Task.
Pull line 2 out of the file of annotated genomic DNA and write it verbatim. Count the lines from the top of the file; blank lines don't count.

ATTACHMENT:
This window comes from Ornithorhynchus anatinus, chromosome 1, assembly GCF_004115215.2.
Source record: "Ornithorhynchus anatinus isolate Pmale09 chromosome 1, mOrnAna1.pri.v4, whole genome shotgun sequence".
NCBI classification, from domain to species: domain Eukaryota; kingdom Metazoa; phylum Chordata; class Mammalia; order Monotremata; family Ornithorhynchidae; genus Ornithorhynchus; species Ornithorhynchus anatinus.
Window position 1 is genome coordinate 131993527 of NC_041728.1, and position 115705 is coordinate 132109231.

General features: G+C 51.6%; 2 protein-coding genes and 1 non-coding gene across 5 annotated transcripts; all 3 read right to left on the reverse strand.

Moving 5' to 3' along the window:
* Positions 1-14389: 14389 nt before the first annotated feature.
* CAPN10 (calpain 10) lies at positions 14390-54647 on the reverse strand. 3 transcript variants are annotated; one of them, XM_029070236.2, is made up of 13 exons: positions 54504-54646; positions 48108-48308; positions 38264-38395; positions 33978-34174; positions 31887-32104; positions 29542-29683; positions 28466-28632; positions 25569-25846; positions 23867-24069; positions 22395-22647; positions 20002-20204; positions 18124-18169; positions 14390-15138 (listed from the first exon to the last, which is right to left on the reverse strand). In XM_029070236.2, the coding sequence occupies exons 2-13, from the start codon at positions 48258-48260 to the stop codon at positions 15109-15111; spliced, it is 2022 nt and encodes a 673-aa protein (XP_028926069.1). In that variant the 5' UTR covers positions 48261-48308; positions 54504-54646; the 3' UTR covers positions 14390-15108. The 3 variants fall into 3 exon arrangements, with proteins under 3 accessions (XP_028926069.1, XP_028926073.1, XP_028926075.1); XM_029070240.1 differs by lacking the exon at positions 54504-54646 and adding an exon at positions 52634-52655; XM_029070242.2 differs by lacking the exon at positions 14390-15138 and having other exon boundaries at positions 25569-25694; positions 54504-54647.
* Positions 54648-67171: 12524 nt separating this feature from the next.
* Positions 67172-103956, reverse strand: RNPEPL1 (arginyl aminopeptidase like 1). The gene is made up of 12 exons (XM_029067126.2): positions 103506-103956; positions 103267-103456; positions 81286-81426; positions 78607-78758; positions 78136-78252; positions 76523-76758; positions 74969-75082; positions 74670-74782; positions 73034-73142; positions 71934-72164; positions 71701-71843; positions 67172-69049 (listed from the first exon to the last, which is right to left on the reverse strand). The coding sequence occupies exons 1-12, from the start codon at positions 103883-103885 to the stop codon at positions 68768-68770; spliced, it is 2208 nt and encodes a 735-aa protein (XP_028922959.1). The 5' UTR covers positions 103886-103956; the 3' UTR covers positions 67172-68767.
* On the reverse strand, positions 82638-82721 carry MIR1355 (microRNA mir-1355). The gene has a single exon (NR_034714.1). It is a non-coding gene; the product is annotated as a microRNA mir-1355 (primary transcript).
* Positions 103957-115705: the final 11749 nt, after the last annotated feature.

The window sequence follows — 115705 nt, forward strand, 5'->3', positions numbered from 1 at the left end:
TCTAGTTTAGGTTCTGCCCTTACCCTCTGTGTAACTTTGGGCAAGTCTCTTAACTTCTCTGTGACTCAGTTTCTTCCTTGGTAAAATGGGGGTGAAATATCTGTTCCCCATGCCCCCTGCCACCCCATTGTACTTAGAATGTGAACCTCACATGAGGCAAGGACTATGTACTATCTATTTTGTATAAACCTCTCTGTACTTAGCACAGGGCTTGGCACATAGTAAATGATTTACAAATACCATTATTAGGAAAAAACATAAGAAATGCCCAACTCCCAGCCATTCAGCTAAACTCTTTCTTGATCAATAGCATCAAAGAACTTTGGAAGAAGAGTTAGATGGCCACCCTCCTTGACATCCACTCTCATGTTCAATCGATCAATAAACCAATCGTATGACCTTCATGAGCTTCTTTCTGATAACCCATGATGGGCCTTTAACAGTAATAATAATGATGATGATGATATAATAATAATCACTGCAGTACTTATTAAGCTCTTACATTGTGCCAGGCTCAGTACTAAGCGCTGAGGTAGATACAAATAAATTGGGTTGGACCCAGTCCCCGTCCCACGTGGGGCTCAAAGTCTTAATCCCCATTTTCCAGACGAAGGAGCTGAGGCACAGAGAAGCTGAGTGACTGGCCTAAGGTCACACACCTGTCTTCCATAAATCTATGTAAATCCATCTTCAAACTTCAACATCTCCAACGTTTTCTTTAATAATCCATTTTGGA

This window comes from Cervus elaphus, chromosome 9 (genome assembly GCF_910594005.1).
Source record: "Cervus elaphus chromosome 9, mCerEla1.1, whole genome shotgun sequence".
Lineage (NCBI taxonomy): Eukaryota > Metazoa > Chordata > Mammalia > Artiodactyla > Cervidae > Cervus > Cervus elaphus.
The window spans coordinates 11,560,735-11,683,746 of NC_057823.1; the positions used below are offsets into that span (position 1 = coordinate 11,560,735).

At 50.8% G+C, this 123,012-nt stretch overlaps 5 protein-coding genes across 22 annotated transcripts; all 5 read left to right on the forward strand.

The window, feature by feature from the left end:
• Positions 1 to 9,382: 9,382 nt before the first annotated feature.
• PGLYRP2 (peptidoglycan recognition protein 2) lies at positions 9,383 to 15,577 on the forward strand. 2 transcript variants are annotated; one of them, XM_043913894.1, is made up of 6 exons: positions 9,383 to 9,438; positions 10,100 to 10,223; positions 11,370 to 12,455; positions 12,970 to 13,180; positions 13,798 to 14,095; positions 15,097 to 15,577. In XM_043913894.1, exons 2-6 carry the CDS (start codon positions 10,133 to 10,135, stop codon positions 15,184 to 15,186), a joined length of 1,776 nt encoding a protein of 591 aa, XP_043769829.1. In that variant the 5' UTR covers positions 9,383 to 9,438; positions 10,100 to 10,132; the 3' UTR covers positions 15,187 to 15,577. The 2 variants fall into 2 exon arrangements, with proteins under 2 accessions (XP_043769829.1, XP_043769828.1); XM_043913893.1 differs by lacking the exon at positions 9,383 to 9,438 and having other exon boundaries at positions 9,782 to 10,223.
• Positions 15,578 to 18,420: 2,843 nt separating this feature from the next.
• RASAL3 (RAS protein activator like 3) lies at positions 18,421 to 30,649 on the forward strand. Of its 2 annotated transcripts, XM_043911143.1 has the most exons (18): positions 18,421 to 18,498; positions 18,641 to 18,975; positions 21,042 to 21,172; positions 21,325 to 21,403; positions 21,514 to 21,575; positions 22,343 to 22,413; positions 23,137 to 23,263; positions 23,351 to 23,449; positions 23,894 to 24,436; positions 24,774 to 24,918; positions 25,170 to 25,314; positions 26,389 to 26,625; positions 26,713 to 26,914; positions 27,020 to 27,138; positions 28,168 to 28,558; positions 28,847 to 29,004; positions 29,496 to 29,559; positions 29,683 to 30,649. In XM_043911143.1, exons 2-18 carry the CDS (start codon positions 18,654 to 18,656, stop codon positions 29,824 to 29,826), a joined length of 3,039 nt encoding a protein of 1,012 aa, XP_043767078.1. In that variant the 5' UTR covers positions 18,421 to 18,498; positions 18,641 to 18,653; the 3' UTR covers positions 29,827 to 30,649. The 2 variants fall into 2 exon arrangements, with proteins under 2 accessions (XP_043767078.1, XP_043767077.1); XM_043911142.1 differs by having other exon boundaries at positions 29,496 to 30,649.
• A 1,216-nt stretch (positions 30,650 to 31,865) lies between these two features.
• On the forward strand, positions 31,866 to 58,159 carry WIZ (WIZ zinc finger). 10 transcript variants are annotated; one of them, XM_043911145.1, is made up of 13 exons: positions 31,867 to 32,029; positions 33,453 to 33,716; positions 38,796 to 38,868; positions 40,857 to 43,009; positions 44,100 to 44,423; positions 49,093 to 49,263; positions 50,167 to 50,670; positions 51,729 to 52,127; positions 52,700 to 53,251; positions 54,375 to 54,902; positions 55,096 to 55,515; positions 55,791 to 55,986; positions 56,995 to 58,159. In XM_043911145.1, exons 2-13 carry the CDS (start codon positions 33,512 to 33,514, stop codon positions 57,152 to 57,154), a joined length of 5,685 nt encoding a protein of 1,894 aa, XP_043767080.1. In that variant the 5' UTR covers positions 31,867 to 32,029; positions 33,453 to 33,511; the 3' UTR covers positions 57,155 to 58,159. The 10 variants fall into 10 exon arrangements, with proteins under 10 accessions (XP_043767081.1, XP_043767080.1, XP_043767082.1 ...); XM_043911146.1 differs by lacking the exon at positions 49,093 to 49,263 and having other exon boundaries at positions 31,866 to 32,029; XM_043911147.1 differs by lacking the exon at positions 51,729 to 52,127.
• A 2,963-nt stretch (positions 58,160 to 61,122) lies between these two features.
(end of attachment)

Source record: "Ornithorhynchus anatinus isolate Pmale09 chromosome 1, mOrnAna1.pri.v4, whole genome shotgun sequence".